In the United States alone, 63 million adults over the age of 16 cannot read at the 8th grade level. That's 29% of our country's adult population that cannot read many of the articles published in their local newspaper. The global statistic is even more staggering; over 793 million people around the world cannot read or write.
We know that these numbers are shocking, but what do they really mean? When a child cannot read or write at an appropriate level for her age, it affects her ability to understand other subjects. Struggling readers connect learning with embarrassment and frustration, which puts stumbling blocks in their way and prevents them from reaching their full potential. Later in life, struggling child readers become struggling adult readers who are far less likely to vote and secure jobs than their literate counterparts. In addition, literacy levels correlate with health outcomes, both for the individual him or herself as well as his or her children. Women in the developing world who receive even up to a fifth grade education are 80 percent more likely to have their children vaccinated. Beyond all the statistics is the simple fact that reading brings great joy, comfort and inspiration when people share it with each other. It is the great connector.
If you are reading this article, you probably learned to read fluently at a younger age, and possibly enjoy reading recreationally; others are not so lucky, and the difference between you and an adult struggling with literacy may mean the difference between opportunities and closed doors. But perhaps you are reading this right now although you too struggle with text and long for the feeling that fluent reading would give you. Now, more than ever, it's important for us to help others claim their right to read and write and to empower ourselves to do the same where necessary.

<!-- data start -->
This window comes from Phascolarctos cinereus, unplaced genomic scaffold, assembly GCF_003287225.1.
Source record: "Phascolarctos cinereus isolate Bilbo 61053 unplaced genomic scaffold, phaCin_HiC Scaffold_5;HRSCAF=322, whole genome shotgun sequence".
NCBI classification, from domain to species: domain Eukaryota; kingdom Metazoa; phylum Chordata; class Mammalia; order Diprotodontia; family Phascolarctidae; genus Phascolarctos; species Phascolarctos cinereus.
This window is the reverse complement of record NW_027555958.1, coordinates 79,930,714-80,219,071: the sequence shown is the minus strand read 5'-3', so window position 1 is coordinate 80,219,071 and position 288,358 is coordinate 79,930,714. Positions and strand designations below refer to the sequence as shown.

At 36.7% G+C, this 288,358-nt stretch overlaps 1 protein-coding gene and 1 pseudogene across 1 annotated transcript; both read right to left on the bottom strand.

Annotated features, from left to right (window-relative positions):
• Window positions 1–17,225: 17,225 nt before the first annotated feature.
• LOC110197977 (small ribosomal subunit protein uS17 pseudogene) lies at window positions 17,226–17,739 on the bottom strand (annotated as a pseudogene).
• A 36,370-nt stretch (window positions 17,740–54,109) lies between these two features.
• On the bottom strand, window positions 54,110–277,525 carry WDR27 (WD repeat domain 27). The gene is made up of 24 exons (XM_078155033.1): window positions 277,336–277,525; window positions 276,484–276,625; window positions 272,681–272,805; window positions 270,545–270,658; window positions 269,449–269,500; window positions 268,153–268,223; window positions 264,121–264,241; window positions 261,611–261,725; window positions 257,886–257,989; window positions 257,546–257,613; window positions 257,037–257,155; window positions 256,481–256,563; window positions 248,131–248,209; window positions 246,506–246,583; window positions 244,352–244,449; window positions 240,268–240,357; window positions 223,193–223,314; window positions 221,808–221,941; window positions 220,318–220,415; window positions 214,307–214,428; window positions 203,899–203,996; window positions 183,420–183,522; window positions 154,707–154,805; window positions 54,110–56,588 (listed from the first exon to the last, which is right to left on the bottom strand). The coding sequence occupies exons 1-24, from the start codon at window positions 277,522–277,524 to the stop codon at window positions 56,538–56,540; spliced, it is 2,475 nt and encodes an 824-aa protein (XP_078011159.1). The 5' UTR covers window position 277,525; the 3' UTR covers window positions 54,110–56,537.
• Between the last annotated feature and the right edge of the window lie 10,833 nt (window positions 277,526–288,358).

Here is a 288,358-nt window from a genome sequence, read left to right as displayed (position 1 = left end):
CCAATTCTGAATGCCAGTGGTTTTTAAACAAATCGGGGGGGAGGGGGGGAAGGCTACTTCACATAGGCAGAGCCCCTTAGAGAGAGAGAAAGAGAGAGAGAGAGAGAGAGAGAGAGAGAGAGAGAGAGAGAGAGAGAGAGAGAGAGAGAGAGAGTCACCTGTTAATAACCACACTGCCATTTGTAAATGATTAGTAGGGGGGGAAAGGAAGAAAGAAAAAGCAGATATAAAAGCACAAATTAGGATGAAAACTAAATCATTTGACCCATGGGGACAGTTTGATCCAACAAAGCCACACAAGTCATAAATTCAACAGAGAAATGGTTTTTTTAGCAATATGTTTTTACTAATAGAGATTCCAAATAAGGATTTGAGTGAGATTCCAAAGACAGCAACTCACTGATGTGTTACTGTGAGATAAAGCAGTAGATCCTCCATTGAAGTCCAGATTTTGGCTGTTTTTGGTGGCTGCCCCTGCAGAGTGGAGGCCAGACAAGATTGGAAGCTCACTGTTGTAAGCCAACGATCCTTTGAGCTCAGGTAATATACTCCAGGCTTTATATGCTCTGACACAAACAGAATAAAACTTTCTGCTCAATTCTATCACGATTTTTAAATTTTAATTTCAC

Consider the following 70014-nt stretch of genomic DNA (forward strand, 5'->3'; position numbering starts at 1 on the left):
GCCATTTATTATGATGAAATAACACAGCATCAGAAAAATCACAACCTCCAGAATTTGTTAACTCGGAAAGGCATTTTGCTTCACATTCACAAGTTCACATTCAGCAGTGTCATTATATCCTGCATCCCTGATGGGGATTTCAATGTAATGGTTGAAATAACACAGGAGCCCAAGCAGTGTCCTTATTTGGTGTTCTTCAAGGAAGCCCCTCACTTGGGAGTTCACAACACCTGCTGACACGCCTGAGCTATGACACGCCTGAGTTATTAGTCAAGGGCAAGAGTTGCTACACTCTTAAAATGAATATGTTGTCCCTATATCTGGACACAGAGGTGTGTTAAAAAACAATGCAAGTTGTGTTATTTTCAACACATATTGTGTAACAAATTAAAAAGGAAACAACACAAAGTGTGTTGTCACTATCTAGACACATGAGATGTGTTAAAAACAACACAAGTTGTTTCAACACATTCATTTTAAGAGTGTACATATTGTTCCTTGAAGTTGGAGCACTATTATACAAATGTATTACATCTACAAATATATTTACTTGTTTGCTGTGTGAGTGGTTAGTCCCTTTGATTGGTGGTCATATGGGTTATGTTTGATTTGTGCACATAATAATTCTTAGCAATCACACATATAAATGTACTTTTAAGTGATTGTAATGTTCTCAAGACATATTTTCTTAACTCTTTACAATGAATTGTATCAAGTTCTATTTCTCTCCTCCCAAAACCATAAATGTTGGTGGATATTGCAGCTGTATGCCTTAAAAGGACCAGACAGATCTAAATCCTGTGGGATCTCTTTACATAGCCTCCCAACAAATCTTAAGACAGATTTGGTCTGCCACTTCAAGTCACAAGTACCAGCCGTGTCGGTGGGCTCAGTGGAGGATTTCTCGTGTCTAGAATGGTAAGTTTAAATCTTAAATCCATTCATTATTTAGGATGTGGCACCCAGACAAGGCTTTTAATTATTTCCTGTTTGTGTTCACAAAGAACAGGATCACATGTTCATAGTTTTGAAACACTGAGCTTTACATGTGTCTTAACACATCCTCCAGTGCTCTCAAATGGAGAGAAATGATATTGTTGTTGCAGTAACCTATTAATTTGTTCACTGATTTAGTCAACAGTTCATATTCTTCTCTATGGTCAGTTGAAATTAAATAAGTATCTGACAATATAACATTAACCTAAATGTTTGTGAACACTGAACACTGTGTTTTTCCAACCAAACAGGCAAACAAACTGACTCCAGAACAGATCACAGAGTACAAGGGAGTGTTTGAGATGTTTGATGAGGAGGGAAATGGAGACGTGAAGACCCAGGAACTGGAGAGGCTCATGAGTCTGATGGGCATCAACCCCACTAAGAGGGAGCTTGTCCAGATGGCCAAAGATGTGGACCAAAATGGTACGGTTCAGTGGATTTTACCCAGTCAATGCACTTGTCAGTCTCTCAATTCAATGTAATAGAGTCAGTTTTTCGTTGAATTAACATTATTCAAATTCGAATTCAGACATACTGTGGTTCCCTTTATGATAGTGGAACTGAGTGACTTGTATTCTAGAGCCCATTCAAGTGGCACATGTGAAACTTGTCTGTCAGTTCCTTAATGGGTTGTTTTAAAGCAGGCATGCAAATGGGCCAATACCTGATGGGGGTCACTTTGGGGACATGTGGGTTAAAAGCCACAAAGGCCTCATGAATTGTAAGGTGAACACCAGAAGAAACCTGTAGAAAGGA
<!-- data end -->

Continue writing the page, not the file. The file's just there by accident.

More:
On March 7th, LitWorld, the global literacy advocacy organization, is hosting its 3rd annual World Read Aloud Day. This year, we're asking you: What would the world be like if everyone could read? This video shares some thoughts we collected from LitWorld children in our programs around New York City, and the volunteers who support our work. The world would like to hear your thoughts too. Watch this video and make your own response: write a comment below, tweet @litworldsays, post on the LitWorld Facebook wall, submit a statement at litworld.org, or make your own video response, post it on YouTube and share it from there.
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